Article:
Capping premiums won’t fix rising health costs

04 Feb 2018Media Releases

“The Opposition Leader’s policy to fix premiums at 2% for the first two years of a Labor Government won’t fix the challenges facing Australia’s health system and will undo years of reform which is just starting to deliver real dividends to Australian consumers,” said Private Healthcare Australia CEO, Dr Rachel David.

“There is only one reason premiums increase and that is because health funds are paying for more healthcare. The introduction of a capped premium model will do nothing to address increasing utilisation of private and public health services. The key driver of premium growth is increases in input costs such as the cost of medical devices, hospital accommodation, and provider fees charged by medical specialists and allied health providers. Health funds are strongly committed to continuing to provide these services to members.

“Labor’s plan makes absolutely no economic sense and the longer-term impact on Australians and our health system could be disastrous. With hospital cost inflation at 5.2% for the private sector and 7% for public hospitals, the PHI industry regulator APRA could forced to agree to double digit premium increases after a two year freeze. If this is the way of the future, spending on hospitals and other services will have to be capped too, meaning people will miss out or need to wait for treatment even in private hospitals.

“The premium capping policy is also inconsistent with Labor’s explicit election policy of eliminating lower cost policies with exclusions. Deloitte modelling undertaken by the Department of Health in 2017 has shown this in itself is likely to increase premiums by 16%.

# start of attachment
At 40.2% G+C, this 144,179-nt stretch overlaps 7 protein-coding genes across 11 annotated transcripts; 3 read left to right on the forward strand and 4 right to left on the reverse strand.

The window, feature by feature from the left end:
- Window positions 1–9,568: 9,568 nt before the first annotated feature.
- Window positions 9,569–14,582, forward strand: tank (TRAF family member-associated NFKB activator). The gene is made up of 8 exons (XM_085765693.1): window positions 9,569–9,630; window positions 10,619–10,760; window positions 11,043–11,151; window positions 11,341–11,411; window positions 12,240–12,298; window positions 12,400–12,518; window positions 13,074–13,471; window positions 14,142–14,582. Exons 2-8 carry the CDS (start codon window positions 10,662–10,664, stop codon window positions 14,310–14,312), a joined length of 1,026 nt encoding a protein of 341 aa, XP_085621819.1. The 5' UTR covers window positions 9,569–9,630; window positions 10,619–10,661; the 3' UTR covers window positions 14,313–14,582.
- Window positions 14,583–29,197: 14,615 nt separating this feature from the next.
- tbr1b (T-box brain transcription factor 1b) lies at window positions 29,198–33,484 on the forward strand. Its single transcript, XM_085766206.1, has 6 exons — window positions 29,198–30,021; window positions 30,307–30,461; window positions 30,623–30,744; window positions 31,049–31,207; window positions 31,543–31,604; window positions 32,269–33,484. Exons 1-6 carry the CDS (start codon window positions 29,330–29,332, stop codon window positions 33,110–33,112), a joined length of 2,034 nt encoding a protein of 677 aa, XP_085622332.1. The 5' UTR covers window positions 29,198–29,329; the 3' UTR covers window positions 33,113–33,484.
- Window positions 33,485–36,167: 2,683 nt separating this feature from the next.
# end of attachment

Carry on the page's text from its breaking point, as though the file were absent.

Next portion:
“An enforced premium pathway will immediately put at risk a number of small, employee-based and regional mutual heath funds who are already close to breaching prudential reserves. These health funds have been serving their local communities for decades and this election-focused policy will directly threaten their future and competition in the sector. With this level of interference bankruptcies will occur. Further, the Opposition Leader should explain how Labor intends to override APRA’s strict prudential requirements.

“Clearly another reactive pre election thought bubble, this policy will spark serious concerns throughout the entire business community in Australia. Where will this end? Will a Labor Government enforce price fixing and wage fixing across any sector it chooses to target, based on the latest poll?

“There has been no industry consultation. The private health insurance industry will strongly oppose this flawed policy in the interests of their members. There are 13.5 million Australians with private health insurance and research shows that while they are concerned about affordability, 80% value their PHI and want to keep it. This is because it gives them access to a greater range of medical treatments, at a time of their choosing, and with continuity of care from a fully trained medical specialist.”

Dr David said Labor’s plan to have a Productivity Commission review into PHI would no doubt reveal the same as every other PHI review that has been held in recent years – that premiums are rising at the same rate as growth in health care utilisation. There is no conspiracy about what causes health costs to rise. The economic effects of an ageing population living with chronic conditions, and the emergence of newer and better medical treatments have been well documented throughout the world. All countries and health systems are battling with rising costs as a result.

“Health fund margins have remained stable at 4.5-6% over the last decade with funds consistently paying 86 cents in the premium dollar back to members to fund their healthcare. There’s no pot of gold hidden in Australian health funds.

“We welcome the opportunity to work with Labor and health sector stakeholders to address the economic challenge of rising health costs, but this should be done in a considered way, using the best available data and evidence rather than on the fly,” said Dr David.